After their mother died of a drug overdose, the “Wonder Twins” Paisley and Beau were found wandering the forest, miraculously alive after three days alone. Their father was arrested; their grandmother began stealing money donated to them after the world heard of their plight.
Now, the twins are sixteen and separated by their grandmother. After Beau finds a stash of hidden letters from their father, he contacts Paisley. They reunite to embark on a wild goose chase around Vegas to find their father. In attempts to get his attention, they begin to steal, creating a stir everywhere as people come to see the “Wonder Twins” in a new light. But the question weighing on their minds is: will attracting everybody’s attention actually lead them to their father?
I’m a twin, so I love reading other books about twins. After reading the back of Pretty Bad Things, I was instantly drawn to the story. It sounded hilarious and bizarre – a great combination.
The emphasis on fame was interesting to read about. It brought up questions about doing bad things for good reasons. I couldn’t decide whether I liked Paisley or not because she was so determined, but sometimes she was incredibly rude to the people she encountered. Her and Beau’s relationship was interesting and I laughed when the therapist started asking about twins. Those questions aren’t really ones that any twin can answer because we don’t know what it’s like not being a twin.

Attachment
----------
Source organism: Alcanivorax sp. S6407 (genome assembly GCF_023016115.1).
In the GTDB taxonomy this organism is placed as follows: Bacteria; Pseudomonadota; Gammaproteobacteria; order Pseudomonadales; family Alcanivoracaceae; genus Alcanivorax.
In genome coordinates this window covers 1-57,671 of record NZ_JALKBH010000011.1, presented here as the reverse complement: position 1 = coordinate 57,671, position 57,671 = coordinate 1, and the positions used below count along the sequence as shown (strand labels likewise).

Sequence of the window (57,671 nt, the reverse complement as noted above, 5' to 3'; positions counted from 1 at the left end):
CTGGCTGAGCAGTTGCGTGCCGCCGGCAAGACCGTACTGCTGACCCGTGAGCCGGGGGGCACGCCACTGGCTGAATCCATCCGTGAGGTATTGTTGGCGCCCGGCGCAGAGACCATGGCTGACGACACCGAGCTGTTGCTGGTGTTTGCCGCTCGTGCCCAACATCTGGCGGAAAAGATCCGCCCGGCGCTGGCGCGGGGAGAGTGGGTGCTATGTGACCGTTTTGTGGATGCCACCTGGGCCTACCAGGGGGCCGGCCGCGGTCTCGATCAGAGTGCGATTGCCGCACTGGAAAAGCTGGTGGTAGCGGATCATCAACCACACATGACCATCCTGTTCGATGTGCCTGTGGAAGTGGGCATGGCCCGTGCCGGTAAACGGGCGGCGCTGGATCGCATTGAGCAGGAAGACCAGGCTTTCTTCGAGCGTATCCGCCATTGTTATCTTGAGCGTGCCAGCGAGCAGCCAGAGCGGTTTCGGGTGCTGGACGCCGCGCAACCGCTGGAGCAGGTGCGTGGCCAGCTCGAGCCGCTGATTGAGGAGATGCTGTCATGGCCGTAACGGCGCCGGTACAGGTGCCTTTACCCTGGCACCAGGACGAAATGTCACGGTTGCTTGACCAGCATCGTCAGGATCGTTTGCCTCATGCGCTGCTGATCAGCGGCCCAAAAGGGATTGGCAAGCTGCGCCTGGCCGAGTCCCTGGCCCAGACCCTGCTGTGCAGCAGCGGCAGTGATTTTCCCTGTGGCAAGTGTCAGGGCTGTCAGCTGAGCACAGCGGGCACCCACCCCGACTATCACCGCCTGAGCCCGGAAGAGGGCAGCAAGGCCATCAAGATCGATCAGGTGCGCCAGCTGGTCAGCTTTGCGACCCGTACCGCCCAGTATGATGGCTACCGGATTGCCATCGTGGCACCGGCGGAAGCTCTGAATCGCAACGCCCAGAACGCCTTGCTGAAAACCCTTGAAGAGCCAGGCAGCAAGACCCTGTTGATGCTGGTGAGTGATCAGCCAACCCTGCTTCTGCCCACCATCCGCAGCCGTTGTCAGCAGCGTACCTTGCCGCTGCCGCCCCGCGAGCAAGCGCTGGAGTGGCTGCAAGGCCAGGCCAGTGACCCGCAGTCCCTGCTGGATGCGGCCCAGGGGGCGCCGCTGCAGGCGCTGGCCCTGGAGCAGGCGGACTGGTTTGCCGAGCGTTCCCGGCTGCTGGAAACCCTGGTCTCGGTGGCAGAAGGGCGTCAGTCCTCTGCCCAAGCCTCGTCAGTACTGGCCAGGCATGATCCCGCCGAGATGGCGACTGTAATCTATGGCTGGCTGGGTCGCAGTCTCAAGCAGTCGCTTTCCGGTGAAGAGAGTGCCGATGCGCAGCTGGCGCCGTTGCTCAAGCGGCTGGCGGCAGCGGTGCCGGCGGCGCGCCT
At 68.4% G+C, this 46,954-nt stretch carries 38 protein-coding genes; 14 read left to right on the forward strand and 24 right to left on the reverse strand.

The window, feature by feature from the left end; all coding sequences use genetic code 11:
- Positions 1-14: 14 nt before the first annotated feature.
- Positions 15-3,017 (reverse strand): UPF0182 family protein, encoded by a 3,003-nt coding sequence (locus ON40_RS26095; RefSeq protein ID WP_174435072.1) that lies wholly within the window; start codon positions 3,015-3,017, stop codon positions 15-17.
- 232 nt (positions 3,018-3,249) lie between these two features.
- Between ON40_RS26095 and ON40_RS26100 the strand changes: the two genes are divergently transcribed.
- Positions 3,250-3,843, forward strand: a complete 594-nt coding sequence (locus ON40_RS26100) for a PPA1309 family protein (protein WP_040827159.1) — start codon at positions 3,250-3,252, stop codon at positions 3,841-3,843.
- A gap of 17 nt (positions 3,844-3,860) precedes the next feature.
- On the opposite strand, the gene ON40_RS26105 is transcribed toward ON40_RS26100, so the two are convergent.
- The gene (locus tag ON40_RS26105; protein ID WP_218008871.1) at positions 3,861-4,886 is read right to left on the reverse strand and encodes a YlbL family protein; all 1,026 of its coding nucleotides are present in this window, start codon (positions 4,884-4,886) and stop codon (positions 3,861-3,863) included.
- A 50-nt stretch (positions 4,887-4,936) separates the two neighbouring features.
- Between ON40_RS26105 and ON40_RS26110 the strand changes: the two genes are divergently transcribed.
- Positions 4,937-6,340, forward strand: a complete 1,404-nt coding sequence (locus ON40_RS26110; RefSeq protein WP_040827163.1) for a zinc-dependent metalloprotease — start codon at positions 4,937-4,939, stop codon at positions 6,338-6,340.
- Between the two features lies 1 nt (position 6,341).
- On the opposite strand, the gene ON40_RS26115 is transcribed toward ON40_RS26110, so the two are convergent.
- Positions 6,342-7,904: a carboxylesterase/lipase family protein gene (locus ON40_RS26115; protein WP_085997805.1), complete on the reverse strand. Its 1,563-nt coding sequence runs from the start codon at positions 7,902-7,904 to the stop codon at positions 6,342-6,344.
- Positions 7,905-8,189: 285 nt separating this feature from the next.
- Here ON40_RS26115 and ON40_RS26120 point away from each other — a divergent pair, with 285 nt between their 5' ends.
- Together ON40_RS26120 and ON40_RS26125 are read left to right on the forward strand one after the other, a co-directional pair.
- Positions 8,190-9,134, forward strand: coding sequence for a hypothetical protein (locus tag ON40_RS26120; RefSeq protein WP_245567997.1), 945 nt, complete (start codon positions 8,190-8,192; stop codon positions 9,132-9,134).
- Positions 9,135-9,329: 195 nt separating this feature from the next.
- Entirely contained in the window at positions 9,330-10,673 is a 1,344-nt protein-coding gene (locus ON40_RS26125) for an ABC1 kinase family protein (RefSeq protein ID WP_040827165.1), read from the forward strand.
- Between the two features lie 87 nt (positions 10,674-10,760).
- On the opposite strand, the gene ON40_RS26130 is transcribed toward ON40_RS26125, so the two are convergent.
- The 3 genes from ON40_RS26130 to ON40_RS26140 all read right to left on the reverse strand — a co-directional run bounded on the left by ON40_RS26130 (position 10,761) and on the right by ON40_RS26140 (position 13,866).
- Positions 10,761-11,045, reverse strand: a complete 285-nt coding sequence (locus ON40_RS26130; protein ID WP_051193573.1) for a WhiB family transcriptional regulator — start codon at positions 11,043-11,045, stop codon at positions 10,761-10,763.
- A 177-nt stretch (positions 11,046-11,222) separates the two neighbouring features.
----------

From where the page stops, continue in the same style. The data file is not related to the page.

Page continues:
The delicious backdrop of Vegas was entertaining and there was so much opportunity for deviation and plot twists. The descriptions are elaborate and glamorous and dirty. Although it’s not for me, Pretty Bad Things did a great job of explaining the attraction so many people have to this city.
One aspect of the story that I scoffed at was the idea behind the twins finding their father. Sure, it made for a clever and entertaining story, but I just found the plot a little ridiculous. Where were Paisley’s morals?! She was pretty one-sided in her views of the world.
All in all, Pretty Bad Things is riveting and entertaining, and a perfect road trip book for anybody who enjoys a fun read.
Grace Soledad is a teenage bibliophile who runs the blog Words Like Silver. She is described as “antisocial” because she constantly has her nose buried in a book or a notebook. When not reading, she can be found dancing, writing, or at the beach. She wants to become an author someday and is incredibly passionate about books, and holds several reading awards.
Review copy was provided free of any obligation by The Chicken House Books. No monetary or any other form of compensation was received.